Dalai Lamas Sister Receives Childrens Award

Jetsun Pema, the Dalai Lama's sister, during the award ceremony in Stockholm, Sweden. Photo: AFP/Pontus Lundahl

Tibetan-born Jetsun Pema received the World Children’s Honorary Award in Stockholm in April 2006, in recognition for 40 years spent providing homes and education for an estimated 15,000 Tibetan refugee children in India. The Tibetan Children’s Village (TCV), an integrated charitable organization that she leads, aims to give all Tibetan children under its care a firm cultural identity, parental care and love to those without it, and the best of both traditional Tibetan and modern education. Following are excerpts from her interview with RFA Tibetan service broadcaster Rigdhen Dolma:

“The institution that gave me the award works for children’s rights. They publish a newspaper that is distributed in 80 different countries. Ten million children from these 80 countries select the awardees by casting votes. This time more than four million children among 10 million child voters cast their votes. There were three winners. The number of votes each winner gained was well-balanced. Each of us won a little more than one million votes.”

“They announced the names of the winners three days earlier at a news conference...That’s when we learned we had won. I felt first that it was a recognition of our work at Tibetan Children’s Village and second, by the grace of His Holiness the Dalai Lama, who has always stressed the need for and importance of Tibetan children’s education and upbringing, ever since we arrived in exile. I consider it a good result to come out of our efforts towards the upbringing of our children, which has now been recognized by the world.”

I consider myself fortunate and I am happy that I was able offer this practical help.

“I brought three senior staff members, including myself, and nine children from TCV. There are singers, dancers, and lute players. Our children also performed during the award ceremony and it was a huge success.”

Recognition for Rwandan orphans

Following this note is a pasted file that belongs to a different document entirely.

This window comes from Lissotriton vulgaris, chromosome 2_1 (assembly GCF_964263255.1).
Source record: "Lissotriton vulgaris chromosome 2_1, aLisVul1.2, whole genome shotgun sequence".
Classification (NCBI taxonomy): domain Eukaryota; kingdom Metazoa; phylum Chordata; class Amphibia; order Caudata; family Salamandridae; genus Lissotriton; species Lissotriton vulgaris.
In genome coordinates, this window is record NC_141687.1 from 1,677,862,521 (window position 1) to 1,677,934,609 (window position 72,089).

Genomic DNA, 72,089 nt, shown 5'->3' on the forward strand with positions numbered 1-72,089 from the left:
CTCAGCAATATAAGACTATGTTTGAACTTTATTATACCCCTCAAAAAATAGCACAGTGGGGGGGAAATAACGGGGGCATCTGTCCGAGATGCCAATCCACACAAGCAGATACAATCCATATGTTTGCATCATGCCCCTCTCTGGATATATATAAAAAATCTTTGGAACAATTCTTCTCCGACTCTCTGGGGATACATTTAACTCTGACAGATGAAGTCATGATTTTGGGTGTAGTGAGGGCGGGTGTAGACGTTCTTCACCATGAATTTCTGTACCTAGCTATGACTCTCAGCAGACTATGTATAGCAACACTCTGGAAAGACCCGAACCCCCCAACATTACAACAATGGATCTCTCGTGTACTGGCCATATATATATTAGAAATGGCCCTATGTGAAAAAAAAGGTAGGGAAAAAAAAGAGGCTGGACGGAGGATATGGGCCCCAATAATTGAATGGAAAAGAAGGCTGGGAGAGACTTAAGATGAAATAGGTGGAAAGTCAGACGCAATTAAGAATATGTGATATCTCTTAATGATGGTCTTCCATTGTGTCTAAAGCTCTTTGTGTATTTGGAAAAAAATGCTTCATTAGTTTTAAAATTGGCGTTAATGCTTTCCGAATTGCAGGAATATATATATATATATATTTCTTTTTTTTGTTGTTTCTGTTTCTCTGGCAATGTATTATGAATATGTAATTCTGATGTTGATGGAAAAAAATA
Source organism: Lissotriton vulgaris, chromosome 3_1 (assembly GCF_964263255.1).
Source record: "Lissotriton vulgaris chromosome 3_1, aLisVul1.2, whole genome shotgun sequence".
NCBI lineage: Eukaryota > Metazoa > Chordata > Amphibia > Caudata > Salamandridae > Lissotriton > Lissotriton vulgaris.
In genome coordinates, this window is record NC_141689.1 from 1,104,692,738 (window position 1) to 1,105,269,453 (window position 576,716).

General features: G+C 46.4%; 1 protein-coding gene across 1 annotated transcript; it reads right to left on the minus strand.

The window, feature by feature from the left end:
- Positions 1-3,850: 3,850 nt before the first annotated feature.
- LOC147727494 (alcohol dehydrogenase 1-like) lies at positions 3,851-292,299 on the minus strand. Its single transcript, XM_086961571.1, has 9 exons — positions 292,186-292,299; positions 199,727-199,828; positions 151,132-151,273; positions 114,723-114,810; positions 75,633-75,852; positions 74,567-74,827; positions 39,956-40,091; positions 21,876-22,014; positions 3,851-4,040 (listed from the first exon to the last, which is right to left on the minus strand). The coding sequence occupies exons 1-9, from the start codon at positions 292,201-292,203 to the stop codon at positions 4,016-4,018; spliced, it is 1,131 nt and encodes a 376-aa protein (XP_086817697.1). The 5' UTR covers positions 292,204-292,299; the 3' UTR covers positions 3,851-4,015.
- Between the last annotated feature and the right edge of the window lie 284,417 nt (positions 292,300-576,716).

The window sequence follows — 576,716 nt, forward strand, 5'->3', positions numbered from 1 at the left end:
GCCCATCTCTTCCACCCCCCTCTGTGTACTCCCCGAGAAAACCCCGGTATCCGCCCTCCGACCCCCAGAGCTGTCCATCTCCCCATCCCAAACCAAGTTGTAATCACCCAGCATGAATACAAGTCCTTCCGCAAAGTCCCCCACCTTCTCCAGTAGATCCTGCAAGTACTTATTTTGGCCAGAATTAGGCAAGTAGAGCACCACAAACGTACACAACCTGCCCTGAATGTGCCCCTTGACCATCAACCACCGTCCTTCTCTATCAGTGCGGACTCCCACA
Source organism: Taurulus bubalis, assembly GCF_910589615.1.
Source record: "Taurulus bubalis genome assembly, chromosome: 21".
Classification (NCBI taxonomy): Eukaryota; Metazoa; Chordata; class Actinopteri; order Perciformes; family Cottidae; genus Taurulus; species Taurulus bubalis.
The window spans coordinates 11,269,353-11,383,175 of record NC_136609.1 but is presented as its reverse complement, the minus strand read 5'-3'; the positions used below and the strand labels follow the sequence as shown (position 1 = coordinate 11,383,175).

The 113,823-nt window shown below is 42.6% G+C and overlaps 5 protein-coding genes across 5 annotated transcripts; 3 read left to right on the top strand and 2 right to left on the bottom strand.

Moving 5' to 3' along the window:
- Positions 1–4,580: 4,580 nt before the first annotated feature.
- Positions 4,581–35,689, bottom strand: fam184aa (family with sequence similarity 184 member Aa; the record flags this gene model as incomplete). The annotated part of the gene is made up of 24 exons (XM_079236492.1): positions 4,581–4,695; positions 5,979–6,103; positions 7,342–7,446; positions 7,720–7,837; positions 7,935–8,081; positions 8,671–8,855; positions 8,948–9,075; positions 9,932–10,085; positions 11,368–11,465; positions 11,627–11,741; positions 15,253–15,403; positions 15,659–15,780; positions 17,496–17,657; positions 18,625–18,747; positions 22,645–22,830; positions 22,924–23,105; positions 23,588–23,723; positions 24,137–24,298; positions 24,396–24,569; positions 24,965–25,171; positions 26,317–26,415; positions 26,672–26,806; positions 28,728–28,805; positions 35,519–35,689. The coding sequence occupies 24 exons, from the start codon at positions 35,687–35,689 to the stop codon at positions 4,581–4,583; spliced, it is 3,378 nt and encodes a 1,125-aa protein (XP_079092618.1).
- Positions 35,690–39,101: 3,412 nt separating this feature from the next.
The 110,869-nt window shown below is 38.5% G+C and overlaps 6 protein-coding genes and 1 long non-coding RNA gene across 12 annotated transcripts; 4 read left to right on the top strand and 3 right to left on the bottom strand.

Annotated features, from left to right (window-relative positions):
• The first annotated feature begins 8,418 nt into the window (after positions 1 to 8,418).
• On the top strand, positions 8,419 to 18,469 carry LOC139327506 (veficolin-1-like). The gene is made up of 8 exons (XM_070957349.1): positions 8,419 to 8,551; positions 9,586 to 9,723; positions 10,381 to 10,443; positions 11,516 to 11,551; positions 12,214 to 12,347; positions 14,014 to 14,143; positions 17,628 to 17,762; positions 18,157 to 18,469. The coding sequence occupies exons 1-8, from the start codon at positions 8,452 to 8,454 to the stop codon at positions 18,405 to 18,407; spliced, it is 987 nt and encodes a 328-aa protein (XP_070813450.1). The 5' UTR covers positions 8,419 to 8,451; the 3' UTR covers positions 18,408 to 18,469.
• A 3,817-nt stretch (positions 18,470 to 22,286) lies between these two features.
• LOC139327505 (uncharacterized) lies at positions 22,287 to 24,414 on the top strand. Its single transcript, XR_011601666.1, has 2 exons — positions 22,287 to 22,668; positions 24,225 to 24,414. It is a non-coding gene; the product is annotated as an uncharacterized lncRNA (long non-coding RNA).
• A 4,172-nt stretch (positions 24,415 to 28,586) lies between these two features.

“We still need to stay in Sweden for 10 more days during which time we will be dividing ourselves into groups and visiting different schools. During the school tours we also need to explain our situation to the Swedish children. So we can carry out good publicity work on behalf of Tibet in Sweden.”

“One of the award winners is an organization from Rwanda. The majority of children, those who work in this organization, are orphans themselves, and they are adults of about 25 to 26 years of age who put tremendous efforts into their work. If we take into account their situation and compare ours with their situation then you’ll find our Tibetan situation much better.”

“I therefore believe that the assistance should go where there is dire need. For example, the larger amount of the prize money went to them and I fully support this. Because they experience many more hardships than we do—for example, 6,000 orphan children work together for their survival, and every day these children have to go and look for food. They have no parents to look after them. All their parents have died either because of AIDS or the violence, and only the children have remained. So children of six, seven, eight, 10, and 16 years of age got together, worked hard, and have established this organization for their own survival.”

Plans for a new Tibetan college

“Receiving the money and assistance is not the only issue... 10 million children of the world have learned about the situation of Tibet now, and I think that is very good...”

“Now we have come full circle. We took care of the small children and as they grew up we established a pre-primary school. Gradually it was upgraded to a senior secondary school. Now we have plans to establish a college...If you look at our society, you will find ex-Tibetan Children’s Villagers everywhere. So the fact of the matter is that my late sister started this work in accordance with the wishes of His Holiness the Dalai Lama—and I put all my efforts into this work after she passed away. And I believe that this work has greatly benefited our society.”

“By virtue of being a Tibetan and having had the opportunity to serve our society, especially during a critical juncture in the history of our nation, I consider myself fortunate and I am happy that I was able offer this practical help. Similarly all the staff members of Tibetan Children’s Village always do their best and work tirelessly for the welfare of Tibetan society.”

“When His Holiness works so hard, how can we remain inactive? Each of us should do something. And we should do it willingly. When we get a good result, we must still work harder.”

“I am willing to work whenever possible, and to do this I don’t require the title of ‘Tibetan Children’s Village president’...Even if one is not a leader there are so many tasks that one can do. I like working wherever there is a need to do something. My personal desire is only to serve and not to strive for a high position. I feel that we need to give opportunities to the younger generation. So I think it is better to give them the opportunity while I am still alive.”

Original reporting by RFA’s Tibetan service. Director: Jigme Ngapo. Produced in English for the Web by Luisetta Mudie. Edited by Sarah Jackson-Han. Please continue to send contributions intended for RFA’s Women in Their Own Words project to women@rfa.org .


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